Sunday, March 8, 2009

"The 'O!' Show," at Kenise Barnes Fine Art.

"Starr Street Haze"

Josette Urso

Oil on canvas, 2008


Kenise Barnes Fine Arts, an ambitious art space in Larchmont, New York, is hosting an exhibition curated by Katarina Wong, with Kenise Barnes, titled The “O!” Show (also on the web at:  The premise of the show is to share the “optimism, enthusiasm and buoyancy,” inspired in so many by the outcome of the last election, though it makes no overt political statement.  It would have been mounted shortly after the election, but prior scheduling at Kenise Barnes’ space precluded this.  

It may be that the artists presenting their work in this show would have worked in just the same way if the theme had not been proposed to them.  But the theme was, indeed proposed, and so it functions as a point of focus for the artists and for the public.  In so saying, I maintain that the artists’ own inspiration, plus the curatorial framework, leads art to perform a social function, despite its lack of a political role in the real world.  This visual poetry facilitates a meditation on what the 44th American President engenders in so many, not only in our nation, but around the world.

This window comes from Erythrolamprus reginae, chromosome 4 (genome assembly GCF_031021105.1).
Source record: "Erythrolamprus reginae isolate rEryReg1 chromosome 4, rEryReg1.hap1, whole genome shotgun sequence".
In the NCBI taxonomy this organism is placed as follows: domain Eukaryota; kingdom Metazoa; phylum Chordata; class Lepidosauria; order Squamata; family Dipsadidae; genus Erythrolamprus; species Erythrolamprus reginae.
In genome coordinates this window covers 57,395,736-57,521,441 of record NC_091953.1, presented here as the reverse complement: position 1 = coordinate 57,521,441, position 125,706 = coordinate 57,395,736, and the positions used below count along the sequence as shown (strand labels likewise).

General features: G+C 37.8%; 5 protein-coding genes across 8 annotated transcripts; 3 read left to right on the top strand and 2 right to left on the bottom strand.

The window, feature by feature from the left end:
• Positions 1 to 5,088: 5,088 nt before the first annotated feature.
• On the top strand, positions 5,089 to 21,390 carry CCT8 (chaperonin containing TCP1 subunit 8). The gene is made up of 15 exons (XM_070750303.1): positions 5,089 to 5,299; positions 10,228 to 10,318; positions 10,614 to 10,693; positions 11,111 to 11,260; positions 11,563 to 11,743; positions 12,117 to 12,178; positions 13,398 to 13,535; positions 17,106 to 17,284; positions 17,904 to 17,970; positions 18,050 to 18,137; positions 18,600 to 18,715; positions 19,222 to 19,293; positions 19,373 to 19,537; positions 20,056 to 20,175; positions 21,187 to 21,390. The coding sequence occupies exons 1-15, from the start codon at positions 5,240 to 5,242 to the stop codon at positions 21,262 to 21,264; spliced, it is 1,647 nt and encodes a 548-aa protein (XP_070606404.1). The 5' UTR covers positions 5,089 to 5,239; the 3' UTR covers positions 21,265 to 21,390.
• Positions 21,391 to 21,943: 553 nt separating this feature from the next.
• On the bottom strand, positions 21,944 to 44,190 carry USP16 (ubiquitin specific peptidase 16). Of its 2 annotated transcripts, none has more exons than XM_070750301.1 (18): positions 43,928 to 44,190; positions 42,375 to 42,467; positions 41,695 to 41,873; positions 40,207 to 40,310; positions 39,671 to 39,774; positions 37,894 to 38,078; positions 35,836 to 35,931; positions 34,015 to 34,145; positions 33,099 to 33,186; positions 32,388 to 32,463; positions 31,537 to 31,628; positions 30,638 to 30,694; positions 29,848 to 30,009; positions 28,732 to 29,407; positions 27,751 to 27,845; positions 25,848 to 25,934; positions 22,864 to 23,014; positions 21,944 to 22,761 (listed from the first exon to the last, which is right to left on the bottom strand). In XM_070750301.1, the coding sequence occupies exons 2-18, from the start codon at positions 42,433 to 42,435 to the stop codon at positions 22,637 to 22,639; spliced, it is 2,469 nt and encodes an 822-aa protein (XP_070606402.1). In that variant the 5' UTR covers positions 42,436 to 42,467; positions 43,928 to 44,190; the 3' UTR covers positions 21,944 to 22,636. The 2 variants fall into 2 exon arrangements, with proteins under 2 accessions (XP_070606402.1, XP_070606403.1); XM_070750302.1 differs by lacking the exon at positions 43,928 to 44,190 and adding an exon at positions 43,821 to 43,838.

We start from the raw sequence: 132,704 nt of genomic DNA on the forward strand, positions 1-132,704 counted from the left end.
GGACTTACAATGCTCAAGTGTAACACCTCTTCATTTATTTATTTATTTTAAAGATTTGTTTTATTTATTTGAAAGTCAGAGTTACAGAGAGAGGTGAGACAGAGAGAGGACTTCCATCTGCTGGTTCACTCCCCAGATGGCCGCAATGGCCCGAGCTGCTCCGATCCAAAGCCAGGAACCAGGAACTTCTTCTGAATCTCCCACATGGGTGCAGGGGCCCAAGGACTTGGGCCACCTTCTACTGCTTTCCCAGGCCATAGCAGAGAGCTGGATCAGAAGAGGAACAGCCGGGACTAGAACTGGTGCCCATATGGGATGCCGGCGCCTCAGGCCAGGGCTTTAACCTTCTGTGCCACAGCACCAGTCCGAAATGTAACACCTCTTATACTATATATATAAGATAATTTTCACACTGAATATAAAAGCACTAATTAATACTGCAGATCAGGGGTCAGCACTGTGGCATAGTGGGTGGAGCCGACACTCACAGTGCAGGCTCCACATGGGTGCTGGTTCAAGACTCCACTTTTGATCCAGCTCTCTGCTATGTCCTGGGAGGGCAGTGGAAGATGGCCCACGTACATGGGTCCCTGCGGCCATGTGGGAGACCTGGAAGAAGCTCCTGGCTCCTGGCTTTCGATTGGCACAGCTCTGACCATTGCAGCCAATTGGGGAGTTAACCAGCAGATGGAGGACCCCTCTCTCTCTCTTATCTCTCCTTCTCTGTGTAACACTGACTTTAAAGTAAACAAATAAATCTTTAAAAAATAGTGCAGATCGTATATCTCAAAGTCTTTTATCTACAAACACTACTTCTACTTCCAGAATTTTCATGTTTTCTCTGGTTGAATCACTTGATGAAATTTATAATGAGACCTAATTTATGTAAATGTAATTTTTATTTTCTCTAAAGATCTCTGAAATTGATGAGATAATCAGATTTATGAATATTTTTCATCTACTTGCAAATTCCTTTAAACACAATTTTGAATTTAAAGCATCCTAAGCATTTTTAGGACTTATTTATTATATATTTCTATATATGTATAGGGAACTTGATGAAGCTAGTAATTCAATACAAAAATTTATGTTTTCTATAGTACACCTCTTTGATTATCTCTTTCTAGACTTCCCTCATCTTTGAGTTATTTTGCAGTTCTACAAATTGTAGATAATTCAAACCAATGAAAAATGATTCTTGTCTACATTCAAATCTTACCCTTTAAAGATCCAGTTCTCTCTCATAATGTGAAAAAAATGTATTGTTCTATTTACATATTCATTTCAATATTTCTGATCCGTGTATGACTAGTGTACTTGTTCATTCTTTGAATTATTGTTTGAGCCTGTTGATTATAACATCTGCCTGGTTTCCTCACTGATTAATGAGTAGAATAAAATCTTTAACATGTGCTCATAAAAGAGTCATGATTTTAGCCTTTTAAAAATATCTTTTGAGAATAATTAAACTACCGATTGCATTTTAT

I saw the artwork during the process of installation, but I’m confident that, at the opening, the viewers felt much the same joy I did when I regarded it.  My first glance, without much concentration or scrutiny, imparted that definite joy through lively color, and a certain variety and deftness.  On looking more closely I was not disappointed.

The artists participating in The “O!” Show are the following: Jonathan Allen, Hovey Brock, Beth Dary, Josette Urso, Andra Samelson, Susan Chrysler White, and Katarina Wong.  A brief discussion of a representative example of each person’s work follows.

Johathan Allen’s piece, “Be the i Pod,” paint and ink on paper, 2008, struck me as the funniest piece I’ve seen in a while.  The work, organized in a way this artist favors, with collaged parts, and other sections that imitate collage through rendering media, breaks up the surface into an organized salad of crumpled passages with torn edges.  A leaf and vine motif, in the upper part of the work, mimics the emblematic white cord of the i Pod, which, itself, is seen distributed in four places, over fragments of the silhouetted enraptured i Pod listener.

Among Hovey Brock’s contributions is “The Pitch,” inks, watercolor, and acrylics on absorbent ground panel, 2008.  The piece, a 30” X 22” painting, is made with cut silk screens through which the artist has “forced” his paint.  As does this artist’s other work, it demonstrates a remarkable dissolution of matter, for the element of paint could quite convincingly convey the illusion of solidity and weight, yet this does quite the opposite.  The sheerest veils of color appear to actually lose their physical body, and become light itself.